After Ryder – Photographs by Nicholas Whitman

After Ryder

Of all painters, New Bedford’s Albert Pinkham Ryder speaks most directly to me.

Unlike his contemporaries he did not render the material world, which allowed him the freedom to pursue greater truths. Universal truths. To plumb the soul and venture into the darkness, where shapes and tones and forms are subjects. Where meaning is not literal but lays in the imagination of the viewer.

Over the years I sought out Ryder paintings at different museums. If there are in fact only about 106 of them, as Mary Jean Blasdale reports in Artists of New Bedford. I have seen may be a quarter. At the Metropolitan Museum of Art in NYC there is one on display, The Toilers of the Sea, and five in visible storage. I will spend a day in the galleries, the result being visual exhaustion – museum blindness from sensory overload. Even still, by the time I get to the Ryders, poorly lit, stacked, with glass cabinet doors setting up reflections from the case across the isle, I am still awestruck by the emotional power these objects evoke.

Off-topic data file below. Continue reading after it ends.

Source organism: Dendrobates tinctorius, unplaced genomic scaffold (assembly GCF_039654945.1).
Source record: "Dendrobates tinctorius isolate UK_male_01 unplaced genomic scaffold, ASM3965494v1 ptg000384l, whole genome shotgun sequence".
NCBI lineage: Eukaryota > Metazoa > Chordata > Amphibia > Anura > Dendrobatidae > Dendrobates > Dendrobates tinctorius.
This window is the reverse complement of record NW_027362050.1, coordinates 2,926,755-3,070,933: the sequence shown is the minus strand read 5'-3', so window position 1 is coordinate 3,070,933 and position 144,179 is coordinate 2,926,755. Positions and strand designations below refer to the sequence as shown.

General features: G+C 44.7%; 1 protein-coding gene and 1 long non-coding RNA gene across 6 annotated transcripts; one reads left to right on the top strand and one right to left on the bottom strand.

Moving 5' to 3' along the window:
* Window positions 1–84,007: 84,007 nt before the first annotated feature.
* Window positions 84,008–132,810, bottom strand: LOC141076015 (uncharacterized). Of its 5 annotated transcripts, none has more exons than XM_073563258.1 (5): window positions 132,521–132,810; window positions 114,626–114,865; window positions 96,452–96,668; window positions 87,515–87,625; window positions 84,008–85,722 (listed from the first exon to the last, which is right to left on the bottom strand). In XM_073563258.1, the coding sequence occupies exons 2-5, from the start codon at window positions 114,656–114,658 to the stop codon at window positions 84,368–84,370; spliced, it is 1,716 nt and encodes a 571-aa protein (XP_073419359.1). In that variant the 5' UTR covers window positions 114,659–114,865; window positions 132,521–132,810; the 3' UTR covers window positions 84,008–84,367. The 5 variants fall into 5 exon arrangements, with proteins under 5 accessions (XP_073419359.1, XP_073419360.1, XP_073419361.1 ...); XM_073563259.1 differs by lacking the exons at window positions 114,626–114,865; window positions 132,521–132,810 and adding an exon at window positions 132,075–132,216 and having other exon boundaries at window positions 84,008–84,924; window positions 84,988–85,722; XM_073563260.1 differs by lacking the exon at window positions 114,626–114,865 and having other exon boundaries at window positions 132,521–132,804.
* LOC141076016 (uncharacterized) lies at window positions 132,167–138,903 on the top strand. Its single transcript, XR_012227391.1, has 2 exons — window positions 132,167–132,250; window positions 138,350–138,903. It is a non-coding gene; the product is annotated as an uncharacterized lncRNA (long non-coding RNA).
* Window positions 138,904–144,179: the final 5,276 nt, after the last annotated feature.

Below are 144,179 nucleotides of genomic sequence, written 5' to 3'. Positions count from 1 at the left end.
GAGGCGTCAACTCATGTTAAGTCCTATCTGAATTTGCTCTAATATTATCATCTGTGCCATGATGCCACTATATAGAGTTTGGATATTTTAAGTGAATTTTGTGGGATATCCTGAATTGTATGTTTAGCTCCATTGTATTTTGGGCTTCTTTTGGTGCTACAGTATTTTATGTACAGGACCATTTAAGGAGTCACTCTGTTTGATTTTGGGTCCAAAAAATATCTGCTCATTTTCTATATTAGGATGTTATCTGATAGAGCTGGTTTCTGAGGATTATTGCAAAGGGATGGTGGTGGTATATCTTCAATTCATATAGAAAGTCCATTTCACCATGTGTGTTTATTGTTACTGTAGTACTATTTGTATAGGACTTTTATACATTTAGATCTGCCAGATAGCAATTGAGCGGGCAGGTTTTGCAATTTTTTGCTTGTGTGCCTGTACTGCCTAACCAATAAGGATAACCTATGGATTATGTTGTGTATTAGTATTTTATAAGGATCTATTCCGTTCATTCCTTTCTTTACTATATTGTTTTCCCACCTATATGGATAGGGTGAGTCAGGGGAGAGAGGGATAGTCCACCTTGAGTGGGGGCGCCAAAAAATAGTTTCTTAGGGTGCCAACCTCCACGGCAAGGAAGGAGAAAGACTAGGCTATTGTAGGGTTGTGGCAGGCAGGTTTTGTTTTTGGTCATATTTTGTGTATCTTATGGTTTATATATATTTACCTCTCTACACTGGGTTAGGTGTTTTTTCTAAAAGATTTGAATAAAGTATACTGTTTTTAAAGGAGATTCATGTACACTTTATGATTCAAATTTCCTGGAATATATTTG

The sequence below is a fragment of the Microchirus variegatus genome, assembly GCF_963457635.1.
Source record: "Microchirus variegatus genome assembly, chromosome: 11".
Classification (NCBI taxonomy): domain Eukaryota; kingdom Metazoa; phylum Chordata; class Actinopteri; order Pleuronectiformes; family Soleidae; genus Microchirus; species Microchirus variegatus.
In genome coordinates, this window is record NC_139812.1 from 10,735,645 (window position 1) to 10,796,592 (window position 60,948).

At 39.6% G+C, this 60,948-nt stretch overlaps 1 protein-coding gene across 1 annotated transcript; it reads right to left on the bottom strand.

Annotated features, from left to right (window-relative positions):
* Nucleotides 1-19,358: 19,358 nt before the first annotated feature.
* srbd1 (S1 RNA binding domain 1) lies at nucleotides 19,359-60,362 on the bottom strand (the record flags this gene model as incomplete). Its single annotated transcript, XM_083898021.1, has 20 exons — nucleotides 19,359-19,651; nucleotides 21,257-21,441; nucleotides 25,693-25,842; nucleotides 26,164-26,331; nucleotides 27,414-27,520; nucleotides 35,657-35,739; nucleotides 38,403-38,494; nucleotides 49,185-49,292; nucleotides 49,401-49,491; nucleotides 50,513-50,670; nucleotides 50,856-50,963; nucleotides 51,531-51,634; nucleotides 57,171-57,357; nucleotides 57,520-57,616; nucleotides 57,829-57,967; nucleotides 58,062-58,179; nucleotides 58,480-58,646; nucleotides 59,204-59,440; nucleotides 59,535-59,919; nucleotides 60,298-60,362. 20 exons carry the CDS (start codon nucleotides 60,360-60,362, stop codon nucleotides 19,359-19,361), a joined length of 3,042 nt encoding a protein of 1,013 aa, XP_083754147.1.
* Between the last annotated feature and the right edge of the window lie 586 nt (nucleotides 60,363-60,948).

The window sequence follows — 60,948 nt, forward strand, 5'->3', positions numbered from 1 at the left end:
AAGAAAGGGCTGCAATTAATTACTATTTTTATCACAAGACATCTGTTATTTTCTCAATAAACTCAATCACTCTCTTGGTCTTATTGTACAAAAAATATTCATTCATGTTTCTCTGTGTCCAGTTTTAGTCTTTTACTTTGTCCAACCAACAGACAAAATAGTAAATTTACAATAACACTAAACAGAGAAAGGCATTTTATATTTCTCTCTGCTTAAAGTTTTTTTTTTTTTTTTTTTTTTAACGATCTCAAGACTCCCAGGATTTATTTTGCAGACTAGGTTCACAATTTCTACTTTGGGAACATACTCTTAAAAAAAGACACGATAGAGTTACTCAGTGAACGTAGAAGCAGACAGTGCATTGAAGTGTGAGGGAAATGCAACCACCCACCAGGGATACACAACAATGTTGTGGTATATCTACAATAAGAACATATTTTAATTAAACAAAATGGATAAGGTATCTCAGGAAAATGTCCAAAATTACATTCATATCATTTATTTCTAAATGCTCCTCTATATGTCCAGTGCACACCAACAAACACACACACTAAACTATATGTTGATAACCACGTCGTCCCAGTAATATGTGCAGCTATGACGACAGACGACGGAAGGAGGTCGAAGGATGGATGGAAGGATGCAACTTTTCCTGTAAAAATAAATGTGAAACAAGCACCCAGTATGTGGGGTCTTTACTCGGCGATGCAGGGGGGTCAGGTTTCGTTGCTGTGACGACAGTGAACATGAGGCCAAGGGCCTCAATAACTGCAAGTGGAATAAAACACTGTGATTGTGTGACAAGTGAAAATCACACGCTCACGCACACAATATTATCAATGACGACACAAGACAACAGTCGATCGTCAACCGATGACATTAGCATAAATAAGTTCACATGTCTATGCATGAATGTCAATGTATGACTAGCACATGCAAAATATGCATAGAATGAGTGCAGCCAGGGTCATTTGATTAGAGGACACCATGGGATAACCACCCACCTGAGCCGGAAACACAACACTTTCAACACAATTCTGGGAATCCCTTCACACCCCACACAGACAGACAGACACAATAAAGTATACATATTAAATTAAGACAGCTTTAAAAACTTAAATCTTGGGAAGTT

My expressive photography relates to Ryder’s art. It’s basis is the physical world but more as an evocative interpretation rather than a literal one. Subject intersects with intangibles like mood. Symbols speak across cultures and through time.

While I have always embraced a dark pallet, now, with the incredible low light capability of modern equipment I’ve been photographing moonrises. And not only the moonrise but also nocturnes illuminated by the light of the moon.

A group of seascapes along East Beach in Dartmouth, Massachusetts are featured in my show at the New Bedford Whaling Museum that opens March 16, 2018 and runs through Labor Day.

22 pieces pieces are on exhibit adjacent to the Museum’s painting, Albert Pinkham Ryder, Landscape. Oil on Canvas c. 1870.